‘Islamic State recruit’ knew Pakistan man who was among the Paris attackers

Moideen reportedly said during interrogation that when he was in Mosul, there were three groups of 150-odd fighters each living nearby.

By: Express News Service | New Delhi | Published:October 31, 2016 12:30 am
Moideen reportedly said during interrogation that when he was in Mosul, there were three groups of 150-odd fighters each living nearby. Moideen, a resident of Tirunelveli in Tamil Nadu, had spent a few months in Mosul after leaving India in April last year. (Source: PTI Photo/File)

SUBAHANI HAJA Moideen, a suspected Islamic State (IS) recruit in NIA custody, who told sleuths that he knew at least two of the November 2015 Paris attackers, has revealed that he knew another Paris attacker, a Pakistani national who was arrested from Austria in July. The latter was in Moideen’s camp in Iraq when he was fighting alongside the IS, he reportedly said.

Moideen, a resident of Tirunelveli in Tamil Nadu, had spent a few months in Mosul after leaving India in April last year. He has told the NIA that a 35-year-old Pakistani national, identified as Abu Usman, was with him in the same camp that was housing around 150 fighters. When he was shown photographs of the Paris attackers and their associates, Moideen identified the picture of Mohammed Usman as that of Abu Usman, sources in the NIA said.

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Usman is alleged to have assisted two of the attackers, who blew themselves up near Stade de France Stadium in one of a series of assaults by around 10 people around the French capital that left over a hundred dead. Moideen has also identified a man known as Abu Suleiman al-Francisi as the one who headed his group and was involved in the Paris attacks. He said that a man, later identified as Umar Ismail Mustefai, used to meet Suleiman. Mustefai was one of the attackers in the Bataclan Theatre massacre.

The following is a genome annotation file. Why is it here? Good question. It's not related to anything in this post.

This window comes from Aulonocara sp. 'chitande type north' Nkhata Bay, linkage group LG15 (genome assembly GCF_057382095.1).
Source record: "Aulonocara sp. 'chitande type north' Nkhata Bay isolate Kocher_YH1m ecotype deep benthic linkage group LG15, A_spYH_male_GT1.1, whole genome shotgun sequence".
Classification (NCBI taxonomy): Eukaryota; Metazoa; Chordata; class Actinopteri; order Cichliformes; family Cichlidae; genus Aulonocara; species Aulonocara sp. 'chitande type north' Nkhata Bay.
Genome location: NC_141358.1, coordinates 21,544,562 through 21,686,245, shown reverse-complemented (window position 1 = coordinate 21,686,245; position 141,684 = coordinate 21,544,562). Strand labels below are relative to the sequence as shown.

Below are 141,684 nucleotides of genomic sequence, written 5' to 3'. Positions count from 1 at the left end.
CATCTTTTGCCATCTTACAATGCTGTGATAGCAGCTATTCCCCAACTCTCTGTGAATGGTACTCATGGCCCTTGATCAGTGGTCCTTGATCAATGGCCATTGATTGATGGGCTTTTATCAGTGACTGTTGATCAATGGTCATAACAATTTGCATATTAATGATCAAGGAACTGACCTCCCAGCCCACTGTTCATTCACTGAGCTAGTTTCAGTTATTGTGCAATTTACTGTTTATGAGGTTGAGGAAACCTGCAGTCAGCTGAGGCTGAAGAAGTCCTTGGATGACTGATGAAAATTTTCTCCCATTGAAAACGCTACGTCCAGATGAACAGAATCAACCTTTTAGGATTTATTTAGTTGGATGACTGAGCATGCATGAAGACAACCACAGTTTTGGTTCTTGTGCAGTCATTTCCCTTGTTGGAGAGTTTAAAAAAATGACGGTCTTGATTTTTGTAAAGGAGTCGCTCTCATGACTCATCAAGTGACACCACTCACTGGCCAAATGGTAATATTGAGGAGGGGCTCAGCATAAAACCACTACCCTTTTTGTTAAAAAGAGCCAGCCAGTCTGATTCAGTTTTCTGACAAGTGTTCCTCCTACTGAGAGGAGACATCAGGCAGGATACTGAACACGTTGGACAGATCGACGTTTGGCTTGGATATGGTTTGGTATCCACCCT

Moideen reportedly said during interrogation that when he was in Mosul, there were three groups of 150-odd fighters each living nearby. His group was called Umar Ibn-u-khatab Khatiba and consisted mainly of Tajiks, Algerians, Lebanese and South East Asians. Another group he came to know of was called Gurba Khatiba, comprising largely Tajiks and Arabs. The third group, Ibn-u-ziyad Khatiba, had Arab and English-speaking members, added Moideen. The three groups lived in three separate houses and had a busy routine that included praying five times a day, going to the gym and training.